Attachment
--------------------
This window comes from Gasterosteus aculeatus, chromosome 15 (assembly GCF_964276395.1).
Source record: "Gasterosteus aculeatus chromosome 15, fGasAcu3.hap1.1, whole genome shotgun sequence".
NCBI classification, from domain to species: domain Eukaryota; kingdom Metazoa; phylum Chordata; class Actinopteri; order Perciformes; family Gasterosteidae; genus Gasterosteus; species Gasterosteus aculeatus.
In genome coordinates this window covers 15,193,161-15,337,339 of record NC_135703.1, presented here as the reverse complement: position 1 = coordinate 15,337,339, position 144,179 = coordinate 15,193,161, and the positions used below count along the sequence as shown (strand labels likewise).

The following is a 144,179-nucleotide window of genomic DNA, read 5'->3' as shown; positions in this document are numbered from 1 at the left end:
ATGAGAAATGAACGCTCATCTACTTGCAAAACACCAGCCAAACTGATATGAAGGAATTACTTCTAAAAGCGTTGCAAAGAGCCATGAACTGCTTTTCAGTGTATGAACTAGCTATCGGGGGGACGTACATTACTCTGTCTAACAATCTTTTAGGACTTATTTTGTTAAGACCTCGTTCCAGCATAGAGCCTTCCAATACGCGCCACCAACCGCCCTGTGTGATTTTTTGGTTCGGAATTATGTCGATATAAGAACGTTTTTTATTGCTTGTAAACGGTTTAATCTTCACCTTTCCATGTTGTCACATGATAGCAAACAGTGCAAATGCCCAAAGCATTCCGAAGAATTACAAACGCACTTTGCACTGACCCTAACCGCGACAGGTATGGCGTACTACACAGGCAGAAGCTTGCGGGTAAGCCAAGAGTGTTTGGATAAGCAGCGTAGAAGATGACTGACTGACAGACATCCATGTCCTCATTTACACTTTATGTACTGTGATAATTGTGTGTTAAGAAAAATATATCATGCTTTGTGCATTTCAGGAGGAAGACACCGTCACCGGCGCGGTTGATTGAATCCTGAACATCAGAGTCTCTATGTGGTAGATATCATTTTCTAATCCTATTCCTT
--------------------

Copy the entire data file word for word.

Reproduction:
This window comes from Gasterosteus aculeatus, chromosome 15 (assembly GCF_964276395.1).
Source record: "Gasterosteus aculeatus chromosome 15, fGasAcu3.hap1.1, whole genome shotgun sequence".
NCBI classification, from domain to species: domain Eukaryota; kingdom Metazoa; phylum Chordata; class Actinopteri; order Perciformes; family Gasterosteidae; genus Gasterosteus; species Gasterosteus aculeatus.
In genome coordinates this window covers 15,193,161-15,337,339 of record NC_135703.1, presented here as the reverse complement: position 1 = coordinate 15,337,339, position 144,179 = coordinate 15,193,161, and the positions used below count along the sequence as shown (strand labels likewise).

The following is a 144,179-nucleotide window of genomic DNA, read 5'->3' as shown; positions in this document are numbered from 1 at the left end:
ATGAGAAATGAACGCTCATCTACTTGCAAAACACCAGCCAAACTGATATGAAGGAATTACTTCTAAAAGCGTTGCAAAGAGCCATGAACTGCTTTTCAGTGTATGAACTAGCTATCGGGGGGACGTACATTACTCTGTCTAACAATCTTTTAGGACTTATTTTGTTAAGACCTCGTTCCAGCATAGAGCCTTCCAATACGCGCCACCAACCGCCCTGTGTGATTTTTTGGTTCGGAATTATGTCGATATAAGAACGTTTTTTATTGCTTGTAAACGGTTTAATCTTCACCTTTCCATGTTGTCACATGATAGCAAACAGTGCAAATGCCCAAAGCATTCCGAAGAATTACAAACGCACTTTGCACTGACCCTAACCGCGACAGGTATGGCGTACTACACAGGCAGAAGCTTGCGGGTAAGCCAAGAGTGTTTGGATAAGCAGCGTAGAAGATGACTGACTGACAGACATCCATGTCCTCATTTACACTTTATGTACTGTGATAATTGTGTGTTAAGAAAAATATATCATGCTTTGTGCATTTCAGGAGGAAGACACCGTCACCGGCGCGGTTGATTGAATCCTGAACATCAGAGTCTCTATGTGGTAGATATCATTTTCTAATCCTATTCCTT